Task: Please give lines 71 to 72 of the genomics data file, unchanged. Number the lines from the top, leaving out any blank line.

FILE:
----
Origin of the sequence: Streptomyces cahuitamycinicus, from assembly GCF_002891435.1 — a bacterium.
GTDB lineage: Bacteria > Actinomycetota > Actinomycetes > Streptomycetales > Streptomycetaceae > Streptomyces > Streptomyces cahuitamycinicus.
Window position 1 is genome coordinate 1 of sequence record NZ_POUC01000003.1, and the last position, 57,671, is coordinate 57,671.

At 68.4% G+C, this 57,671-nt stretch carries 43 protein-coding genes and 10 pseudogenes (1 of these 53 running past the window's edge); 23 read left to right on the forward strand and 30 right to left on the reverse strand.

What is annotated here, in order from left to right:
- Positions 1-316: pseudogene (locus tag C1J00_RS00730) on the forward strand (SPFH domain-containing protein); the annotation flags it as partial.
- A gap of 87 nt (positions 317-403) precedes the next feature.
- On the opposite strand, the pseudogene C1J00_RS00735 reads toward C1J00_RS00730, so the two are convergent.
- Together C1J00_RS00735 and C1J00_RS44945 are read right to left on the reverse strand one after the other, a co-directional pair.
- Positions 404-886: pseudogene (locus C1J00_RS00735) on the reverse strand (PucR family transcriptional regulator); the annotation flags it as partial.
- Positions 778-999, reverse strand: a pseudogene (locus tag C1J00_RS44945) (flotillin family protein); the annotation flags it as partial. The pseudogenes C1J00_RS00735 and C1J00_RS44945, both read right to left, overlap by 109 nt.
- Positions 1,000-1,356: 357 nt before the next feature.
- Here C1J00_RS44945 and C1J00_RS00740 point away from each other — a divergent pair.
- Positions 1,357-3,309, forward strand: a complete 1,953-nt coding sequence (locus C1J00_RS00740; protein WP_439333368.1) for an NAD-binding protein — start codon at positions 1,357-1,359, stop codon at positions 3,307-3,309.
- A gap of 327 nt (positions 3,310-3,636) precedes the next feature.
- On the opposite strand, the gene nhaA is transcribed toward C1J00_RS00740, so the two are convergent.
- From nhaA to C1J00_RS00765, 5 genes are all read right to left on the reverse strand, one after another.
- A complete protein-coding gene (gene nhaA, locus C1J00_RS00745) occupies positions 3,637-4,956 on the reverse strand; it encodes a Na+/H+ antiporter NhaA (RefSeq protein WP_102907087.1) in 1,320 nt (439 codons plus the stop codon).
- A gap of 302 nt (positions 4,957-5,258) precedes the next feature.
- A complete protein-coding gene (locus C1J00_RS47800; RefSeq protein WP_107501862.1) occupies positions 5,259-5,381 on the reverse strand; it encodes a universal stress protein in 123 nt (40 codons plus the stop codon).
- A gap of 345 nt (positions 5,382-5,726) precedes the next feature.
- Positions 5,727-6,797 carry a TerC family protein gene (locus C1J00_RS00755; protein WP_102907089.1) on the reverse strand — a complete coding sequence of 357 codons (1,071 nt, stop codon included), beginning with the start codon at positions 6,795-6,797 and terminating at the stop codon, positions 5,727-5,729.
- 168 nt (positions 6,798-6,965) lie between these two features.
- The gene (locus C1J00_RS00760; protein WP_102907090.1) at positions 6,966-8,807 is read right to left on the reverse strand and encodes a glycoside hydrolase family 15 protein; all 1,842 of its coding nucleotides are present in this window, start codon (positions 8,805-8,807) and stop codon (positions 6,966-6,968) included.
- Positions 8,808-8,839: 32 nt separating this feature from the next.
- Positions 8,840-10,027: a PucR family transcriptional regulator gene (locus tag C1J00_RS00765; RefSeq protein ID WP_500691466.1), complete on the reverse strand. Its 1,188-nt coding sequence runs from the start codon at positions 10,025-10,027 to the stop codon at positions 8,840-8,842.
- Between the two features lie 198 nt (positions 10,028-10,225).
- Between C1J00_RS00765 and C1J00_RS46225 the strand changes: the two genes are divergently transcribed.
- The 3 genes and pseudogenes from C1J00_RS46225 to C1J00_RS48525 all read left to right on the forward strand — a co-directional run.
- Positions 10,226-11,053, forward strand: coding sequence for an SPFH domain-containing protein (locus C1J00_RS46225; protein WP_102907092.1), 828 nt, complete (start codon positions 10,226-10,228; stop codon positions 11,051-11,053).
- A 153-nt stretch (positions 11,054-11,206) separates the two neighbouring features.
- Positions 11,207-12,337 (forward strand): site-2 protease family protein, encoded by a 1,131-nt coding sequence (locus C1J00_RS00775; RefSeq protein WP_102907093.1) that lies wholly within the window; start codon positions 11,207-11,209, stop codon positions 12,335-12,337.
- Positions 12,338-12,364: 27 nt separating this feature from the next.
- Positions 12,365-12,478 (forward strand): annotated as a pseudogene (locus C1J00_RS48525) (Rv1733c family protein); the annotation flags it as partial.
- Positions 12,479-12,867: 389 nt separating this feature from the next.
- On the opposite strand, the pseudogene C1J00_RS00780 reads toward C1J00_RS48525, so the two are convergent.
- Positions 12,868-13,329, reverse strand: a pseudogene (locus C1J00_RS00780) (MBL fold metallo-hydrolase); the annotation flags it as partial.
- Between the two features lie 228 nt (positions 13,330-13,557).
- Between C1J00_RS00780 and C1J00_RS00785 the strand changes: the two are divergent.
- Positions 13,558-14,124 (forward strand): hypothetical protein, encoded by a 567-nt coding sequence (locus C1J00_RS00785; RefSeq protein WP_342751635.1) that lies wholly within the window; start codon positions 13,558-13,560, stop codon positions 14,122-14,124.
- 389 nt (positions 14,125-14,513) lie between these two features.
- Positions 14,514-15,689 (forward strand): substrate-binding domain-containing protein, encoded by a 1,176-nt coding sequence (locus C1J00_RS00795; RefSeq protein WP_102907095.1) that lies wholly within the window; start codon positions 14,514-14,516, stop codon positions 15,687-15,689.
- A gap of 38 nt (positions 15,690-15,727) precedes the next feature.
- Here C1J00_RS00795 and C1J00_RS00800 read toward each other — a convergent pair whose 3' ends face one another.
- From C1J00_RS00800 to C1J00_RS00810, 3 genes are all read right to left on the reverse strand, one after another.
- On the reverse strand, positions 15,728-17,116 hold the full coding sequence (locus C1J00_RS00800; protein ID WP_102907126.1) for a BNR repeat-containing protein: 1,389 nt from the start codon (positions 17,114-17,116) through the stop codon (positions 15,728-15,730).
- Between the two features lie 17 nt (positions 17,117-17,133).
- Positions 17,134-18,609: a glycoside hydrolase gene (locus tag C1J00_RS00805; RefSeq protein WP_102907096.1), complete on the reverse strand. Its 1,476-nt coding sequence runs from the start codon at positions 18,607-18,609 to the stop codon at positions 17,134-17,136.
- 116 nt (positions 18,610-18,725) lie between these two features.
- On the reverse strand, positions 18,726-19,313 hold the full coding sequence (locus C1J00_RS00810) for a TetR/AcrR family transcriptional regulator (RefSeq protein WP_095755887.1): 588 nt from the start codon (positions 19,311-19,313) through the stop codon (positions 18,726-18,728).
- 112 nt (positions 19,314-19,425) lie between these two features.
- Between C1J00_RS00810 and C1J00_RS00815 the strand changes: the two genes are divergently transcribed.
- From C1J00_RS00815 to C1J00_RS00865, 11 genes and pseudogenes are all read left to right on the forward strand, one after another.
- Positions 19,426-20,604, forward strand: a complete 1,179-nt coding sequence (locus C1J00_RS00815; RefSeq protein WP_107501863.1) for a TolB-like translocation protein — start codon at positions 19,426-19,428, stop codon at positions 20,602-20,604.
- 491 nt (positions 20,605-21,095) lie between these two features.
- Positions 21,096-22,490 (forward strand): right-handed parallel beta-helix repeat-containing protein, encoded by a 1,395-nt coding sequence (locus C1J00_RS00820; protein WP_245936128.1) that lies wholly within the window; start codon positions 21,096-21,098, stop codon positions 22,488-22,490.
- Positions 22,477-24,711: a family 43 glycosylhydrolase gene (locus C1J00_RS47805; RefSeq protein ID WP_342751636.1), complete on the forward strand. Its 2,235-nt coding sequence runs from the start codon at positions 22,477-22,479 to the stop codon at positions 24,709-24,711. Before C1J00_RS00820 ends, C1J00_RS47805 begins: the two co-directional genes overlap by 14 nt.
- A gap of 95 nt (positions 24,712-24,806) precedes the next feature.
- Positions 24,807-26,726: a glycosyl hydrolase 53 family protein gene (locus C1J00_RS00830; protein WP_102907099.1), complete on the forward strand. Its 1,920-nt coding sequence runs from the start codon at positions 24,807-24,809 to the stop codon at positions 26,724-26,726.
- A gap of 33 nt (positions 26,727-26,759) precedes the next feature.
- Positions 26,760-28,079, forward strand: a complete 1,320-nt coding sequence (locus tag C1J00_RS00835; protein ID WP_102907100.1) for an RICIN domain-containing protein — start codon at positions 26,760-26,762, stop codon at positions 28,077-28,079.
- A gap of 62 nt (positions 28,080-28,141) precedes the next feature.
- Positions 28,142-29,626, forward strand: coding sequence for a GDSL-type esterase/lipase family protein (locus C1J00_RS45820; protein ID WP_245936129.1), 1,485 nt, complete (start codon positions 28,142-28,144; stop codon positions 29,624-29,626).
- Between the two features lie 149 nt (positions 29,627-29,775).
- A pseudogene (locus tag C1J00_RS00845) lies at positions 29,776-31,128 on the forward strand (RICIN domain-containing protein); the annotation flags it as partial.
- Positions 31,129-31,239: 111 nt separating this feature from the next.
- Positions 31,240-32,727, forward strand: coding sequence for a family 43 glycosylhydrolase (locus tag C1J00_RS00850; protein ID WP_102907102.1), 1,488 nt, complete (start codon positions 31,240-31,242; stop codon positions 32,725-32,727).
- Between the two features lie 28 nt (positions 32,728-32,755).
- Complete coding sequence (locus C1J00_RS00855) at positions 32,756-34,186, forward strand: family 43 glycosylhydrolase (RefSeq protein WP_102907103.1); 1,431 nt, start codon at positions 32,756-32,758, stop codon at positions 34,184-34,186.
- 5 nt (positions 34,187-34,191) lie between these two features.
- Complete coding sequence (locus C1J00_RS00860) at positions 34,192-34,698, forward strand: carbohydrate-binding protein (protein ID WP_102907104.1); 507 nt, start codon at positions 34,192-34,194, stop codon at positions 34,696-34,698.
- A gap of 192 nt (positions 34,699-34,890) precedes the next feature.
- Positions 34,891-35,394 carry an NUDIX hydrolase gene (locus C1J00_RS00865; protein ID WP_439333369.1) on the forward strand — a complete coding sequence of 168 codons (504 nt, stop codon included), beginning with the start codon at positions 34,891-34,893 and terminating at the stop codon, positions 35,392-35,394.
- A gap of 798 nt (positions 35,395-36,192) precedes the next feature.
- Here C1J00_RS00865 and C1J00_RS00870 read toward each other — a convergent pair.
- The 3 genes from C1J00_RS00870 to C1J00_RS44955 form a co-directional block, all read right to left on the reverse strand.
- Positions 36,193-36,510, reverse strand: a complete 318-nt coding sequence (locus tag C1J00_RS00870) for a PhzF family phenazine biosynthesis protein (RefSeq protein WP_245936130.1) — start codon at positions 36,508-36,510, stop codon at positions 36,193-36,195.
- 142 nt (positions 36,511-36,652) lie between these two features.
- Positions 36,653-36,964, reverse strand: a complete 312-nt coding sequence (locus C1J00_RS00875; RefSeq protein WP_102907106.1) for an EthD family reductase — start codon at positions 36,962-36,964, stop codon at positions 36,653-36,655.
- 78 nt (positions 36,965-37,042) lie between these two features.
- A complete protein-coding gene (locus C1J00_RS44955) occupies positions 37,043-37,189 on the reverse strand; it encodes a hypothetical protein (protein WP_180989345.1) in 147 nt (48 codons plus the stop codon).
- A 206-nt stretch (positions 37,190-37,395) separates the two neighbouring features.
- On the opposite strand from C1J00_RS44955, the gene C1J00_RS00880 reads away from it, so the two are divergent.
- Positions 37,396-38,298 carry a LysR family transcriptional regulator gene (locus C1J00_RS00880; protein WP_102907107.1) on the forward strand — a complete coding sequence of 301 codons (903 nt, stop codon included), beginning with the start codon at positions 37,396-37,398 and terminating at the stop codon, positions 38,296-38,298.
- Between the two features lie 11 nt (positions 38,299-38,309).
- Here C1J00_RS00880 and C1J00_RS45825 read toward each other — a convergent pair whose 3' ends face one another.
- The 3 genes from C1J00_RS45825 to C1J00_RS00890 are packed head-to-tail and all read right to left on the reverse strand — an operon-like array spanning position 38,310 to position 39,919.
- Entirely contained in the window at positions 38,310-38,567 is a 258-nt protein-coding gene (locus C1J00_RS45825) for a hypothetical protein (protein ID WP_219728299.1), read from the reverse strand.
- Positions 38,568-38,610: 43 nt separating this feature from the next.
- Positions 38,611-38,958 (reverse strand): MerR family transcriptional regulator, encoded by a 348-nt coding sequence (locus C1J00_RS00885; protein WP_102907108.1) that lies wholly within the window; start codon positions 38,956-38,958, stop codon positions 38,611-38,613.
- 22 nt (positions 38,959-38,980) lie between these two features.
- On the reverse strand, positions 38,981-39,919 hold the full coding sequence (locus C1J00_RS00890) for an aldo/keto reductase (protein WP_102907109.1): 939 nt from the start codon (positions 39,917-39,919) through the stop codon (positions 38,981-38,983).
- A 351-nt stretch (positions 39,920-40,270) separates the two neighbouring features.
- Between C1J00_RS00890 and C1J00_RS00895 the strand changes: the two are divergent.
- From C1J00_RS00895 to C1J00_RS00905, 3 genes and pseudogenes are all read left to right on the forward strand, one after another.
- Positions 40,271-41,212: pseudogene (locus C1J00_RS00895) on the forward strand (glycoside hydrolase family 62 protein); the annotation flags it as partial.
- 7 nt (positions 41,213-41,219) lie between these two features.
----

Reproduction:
- Complete coding sequence (locus C1J00_RS00860) at positions 34,192-34,698, forward strand: carbohydrate-binding protein (protein ID WP_102907104.1); 507 nt, start codon at positions 34,192-34,194, stop codon at positions 34,696-34,698.
- A gap of 192 nt (positions 34,699-34,890) precedes the next feature.